As you can see this is the plastic cycle of life and I for one fear to trod on such an institution that has persevered for such a lengthy time span.

If we were to take a shovel and dig into one of these long dead landfills there would be much that we could learn.  First off we would find that it is still full of trash.  Secondly (and this applies to the craft of writing) we would also learn that as we cut through the garbage we create a clearing that exposes the direction in which we are trying to lead our readers without the unnecessary clutter.

So you see…. (excuse me while I open a bottle of water….glug…glug…glug) keep your story clean, keep your water pristine………………………………..can’t think of anything that rhymes with “clean” or “pristine” so I guess I’m done!

Leave a comment

Filed under On writing

They Don’t Mak’em Like They Used To

How many times have you heard “Boy, they sure don’t mak’em like they used to.” ?  And I’ll have to say, I’m certainly glad they don’t.  Take for instance your average house–in the good ole days bricks were laid right on dirt with no foundation.  It makes for a nice Dr. Seuss look-alike dwelling but hardly better than the concrete foundations of today.  True, some of the craftsmanship in the ornate trim work has been lost, but I’ll trade that for a roof that’s not constructed from 2 x 4’s.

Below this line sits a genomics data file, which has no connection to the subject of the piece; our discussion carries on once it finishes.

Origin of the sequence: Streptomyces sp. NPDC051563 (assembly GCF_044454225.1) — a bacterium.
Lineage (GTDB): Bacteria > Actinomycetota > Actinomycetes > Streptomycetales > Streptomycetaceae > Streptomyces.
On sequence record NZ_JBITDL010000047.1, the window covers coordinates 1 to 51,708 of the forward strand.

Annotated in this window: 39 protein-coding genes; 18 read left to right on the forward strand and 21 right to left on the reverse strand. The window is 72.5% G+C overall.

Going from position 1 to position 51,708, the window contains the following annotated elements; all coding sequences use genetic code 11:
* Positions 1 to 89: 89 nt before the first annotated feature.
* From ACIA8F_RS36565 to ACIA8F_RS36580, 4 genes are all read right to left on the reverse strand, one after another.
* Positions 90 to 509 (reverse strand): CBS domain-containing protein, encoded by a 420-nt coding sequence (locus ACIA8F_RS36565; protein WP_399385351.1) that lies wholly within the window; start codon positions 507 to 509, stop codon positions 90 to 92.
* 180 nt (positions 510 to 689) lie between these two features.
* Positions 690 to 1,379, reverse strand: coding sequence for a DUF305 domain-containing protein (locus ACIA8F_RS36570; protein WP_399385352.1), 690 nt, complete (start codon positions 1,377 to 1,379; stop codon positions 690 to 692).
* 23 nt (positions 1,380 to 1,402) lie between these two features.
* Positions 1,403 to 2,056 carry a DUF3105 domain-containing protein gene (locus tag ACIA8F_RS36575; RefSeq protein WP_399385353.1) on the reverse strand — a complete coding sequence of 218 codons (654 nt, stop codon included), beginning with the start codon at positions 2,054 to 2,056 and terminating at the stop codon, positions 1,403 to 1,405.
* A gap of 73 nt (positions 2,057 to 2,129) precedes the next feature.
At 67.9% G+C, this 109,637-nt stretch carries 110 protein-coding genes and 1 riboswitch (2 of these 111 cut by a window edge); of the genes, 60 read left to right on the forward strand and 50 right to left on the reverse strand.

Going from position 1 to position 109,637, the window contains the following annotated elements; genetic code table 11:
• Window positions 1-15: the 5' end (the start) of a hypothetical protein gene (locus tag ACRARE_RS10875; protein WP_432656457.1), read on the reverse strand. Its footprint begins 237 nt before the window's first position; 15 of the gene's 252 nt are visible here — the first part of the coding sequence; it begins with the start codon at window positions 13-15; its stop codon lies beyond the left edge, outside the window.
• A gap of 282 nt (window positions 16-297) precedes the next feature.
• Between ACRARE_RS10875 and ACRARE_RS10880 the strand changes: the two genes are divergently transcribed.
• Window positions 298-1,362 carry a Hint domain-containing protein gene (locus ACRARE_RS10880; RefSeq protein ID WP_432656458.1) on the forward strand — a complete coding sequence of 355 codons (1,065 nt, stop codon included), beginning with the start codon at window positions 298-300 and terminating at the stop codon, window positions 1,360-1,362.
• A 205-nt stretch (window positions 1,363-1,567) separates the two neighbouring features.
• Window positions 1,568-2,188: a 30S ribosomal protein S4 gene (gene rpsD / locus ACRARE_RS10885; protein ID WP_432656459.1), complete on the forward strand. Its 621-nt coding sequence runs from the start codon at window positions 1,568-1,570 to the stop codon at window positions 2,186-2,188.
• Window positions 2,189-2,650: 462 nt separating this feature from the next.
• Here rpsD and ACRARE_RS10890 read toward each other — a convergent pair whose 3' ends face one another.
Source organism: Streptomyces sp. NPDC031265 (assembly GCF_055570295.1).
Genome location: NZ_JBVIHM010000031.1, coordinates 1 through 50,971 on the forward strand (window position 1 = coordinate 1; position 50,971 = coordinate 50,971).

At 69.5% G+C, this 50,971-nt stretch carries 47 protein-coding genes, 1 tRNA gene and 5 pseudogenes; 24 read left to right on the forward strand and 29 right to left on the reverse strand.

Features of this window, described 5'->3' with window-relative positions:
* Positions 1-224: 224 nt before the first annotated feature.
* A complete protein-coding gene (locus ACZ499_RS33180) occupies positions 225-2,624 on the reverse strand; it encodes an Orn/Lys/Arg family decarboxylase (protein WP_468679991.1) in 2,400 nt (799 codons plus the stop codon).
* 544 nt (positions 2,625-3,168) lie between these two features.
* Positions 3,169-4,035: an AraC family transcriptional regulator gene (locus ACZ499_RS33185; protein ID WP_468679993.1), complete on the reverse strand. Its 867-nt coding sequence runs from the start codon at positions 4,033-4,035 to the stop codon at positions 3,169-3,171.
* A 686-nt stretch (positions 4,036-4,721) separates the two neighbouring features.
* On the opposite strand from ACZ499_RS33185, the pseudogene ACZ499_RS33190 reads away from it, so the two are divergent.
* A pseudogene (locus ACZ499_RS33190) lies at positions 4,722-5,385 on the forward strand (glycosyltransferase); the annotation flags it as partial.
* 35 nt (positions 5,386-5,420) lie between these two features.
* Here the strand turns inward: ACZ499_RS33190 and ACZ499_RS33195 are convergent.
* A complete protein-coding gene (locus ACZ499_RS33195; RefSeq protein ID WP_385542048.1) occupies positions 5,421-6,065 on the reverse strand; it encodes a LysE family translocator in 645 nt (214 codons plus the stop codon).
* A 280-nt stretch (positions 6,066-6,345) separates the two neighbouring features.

How about the one, “I sure would like to live back in the olden days.”  I don’t know…would I rather drink a bottle of liquor or have a shot of Novocaine to have that pesky tooth pulled? Four men holding me down and a forty percent blood alcohol level with little pain relief tells me that things are a lot better today than a hundred years ago…at least in the dental profession.

Oh!  I forgot one more thing…did you want to eat tonight?  Well, just in case you did, better clean up the ole rifle Tex.  Times a wastin’ and we’re all out of firewood…and don’t forget to draw some water from the crick.